Page from the tourist guide of Saint-Augustin banned in 1848

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The Forbidden Books Week last week got me thinking about books that might fall into this category written about St. Augustine. Forbidden Book Week turns 39 and is sponsored by the American Library Association to celebrate and promote the freedom to read.

In 1848, Rufus K. Sewall published “Sketches of St. Augustine,” a guide for “foreigners,” as tourists were called at that time. Historian Thomas Graham wrote in his book “The Awakening of St. Augustine,” that Sewall “intended to promote interest in St. Augustine among visitors to the North, but Sewall compressed all of his concerns into his book. hostilities against Catholicism ”.

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Sewall was certainly not the first to offer such opinions. In 1827, Ralph Waldo Emerson of Massachusetts visited our city and in his unpublished diary called the religious artifacts in St. Augustine Catholic Church “big, crass toys.”

Rufus K. Sewall was the pastor of the first St. Augustine Presbyterian Church, located on the west side of St. George Street, across from the present cathedral parish school. Sewall reflected the anti-Catholic views of most of the people he knew in the northern states. Fear of Catholics was strong in the 1840s, even more so in the northern states, where residents felt threatened that Irish immigrants and other Catholics would monopolize jobs.

Sewall also wrote disparagingly about the Minorcans of St. Augustine. These Mediterranean workers had arrived in Florida in 1768, 80 years before Sewall’s book, and in St. Augustine in 1777. Since most of the immigrants were from the island of Menorca, off the east coast of Spain . Over the years, they have become collectively known as the Minorcans.

Sewall complained that the Menorcans were irreverent on Sundays. Instead of being quiet and dark as Sewall saw fit, they were loud and pursued their hobbies. They were Catholics.

It was not Sewall’s remarks on Catholicism that angered the Menorcans, but his comments on their social value. He called them slaves and “slavish extraction”. Sewall was probably referring to the Minorcan’s status as contract workers brought to British East Florida to work in the New Smyrna indigo business. At the time, the term “slave” often included anyone considered unfree – convicts and indentured laborers as well as enslaved Africans.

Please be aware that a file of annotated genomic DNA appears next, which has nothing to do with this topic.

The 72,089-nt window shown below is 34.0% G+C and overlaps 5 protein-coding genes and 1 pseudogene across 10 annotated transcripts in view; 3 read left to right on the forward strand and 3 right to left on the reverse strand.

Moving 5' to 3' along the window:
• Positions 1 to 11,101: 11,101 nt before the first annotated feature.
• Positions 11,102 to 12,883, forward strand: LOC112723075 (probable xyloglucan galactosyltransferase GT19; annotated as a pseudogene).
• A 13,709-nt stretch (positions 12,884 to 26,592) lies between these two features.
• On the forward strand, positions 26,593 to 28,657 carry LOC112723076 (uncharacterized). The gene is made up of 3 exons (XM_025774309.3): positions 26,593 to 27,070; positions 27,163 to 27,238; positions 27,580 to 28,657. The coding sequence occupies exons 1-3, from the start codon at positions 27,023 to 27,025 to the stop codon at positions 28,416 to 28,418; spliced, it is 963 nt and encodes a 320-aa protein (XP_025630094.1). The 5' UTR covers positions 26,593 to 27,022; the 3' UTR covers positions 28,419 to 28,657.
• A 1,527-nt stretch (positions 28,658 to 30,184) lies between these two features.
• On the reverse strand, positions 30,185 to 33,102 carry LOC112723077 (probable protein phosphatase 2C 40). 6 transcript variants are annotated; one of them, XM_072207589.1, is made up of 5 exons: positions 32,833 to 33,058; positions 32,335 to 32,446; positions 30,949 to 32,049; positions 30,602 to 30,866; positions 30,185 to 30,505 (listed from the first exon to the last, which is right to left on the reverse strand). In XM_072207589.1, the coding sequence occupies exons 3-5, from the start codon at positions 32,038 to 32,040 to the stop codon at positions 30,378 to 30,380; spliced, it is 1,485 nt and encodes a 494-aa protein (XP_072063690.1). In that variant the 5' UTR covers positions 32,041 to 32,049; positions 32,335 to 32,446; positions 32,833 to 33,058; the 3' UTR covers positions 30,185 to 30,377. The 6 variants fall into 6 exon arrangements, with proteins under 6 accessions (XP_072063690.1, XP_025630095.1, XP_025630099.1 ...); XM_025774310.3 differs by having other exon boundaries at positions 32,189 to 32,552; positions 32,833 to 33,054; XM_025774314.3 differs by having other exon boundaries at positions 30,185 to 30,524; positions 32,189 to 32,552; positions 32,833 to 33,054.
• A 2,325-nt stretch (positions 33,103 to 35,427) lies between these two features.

Sewall claimed the Menorcans, angered by passages from the book, surrounded his house in protest. He wrote that they had gathered wood in piles in the square with the idea of ​​burning it at the stake. Dr Graham points out that we only have Sewall’s version of this story in his memoir. The St. Augustine newspaper did not comment on this galley.

The Menorcans could not tolerate the sale of these words in their city. The solution? “Sketches of St. Augustine” was not banned in St. Augustine, only the offending page was deleted. If you bought a copy of “Sketches” in this town, the pages would change from page 38 to page 41. Page 40 contained the offensive comments. As it was printed on the back of page 39, this page was also necessarily missing, torn from the binding.

About five years ago I had the opportunity to purchase “Sketches of St. Augustine”. On one of the first pages, a second-hand bookseller wrote “imperfect, 2 missing pages”. I slowly went through the somewhat brittle pages to pages 39 and 40. They were missing. I could see where the page had been intentionally deleted – so many years ago. For me, the missing page, this missing page in particular, made the book more valuable as part of the history of St. Augustine. I bought the book and gave it to one of my children as a Christmas present.

Susan R. Parker holds a doctorate in colonial history.


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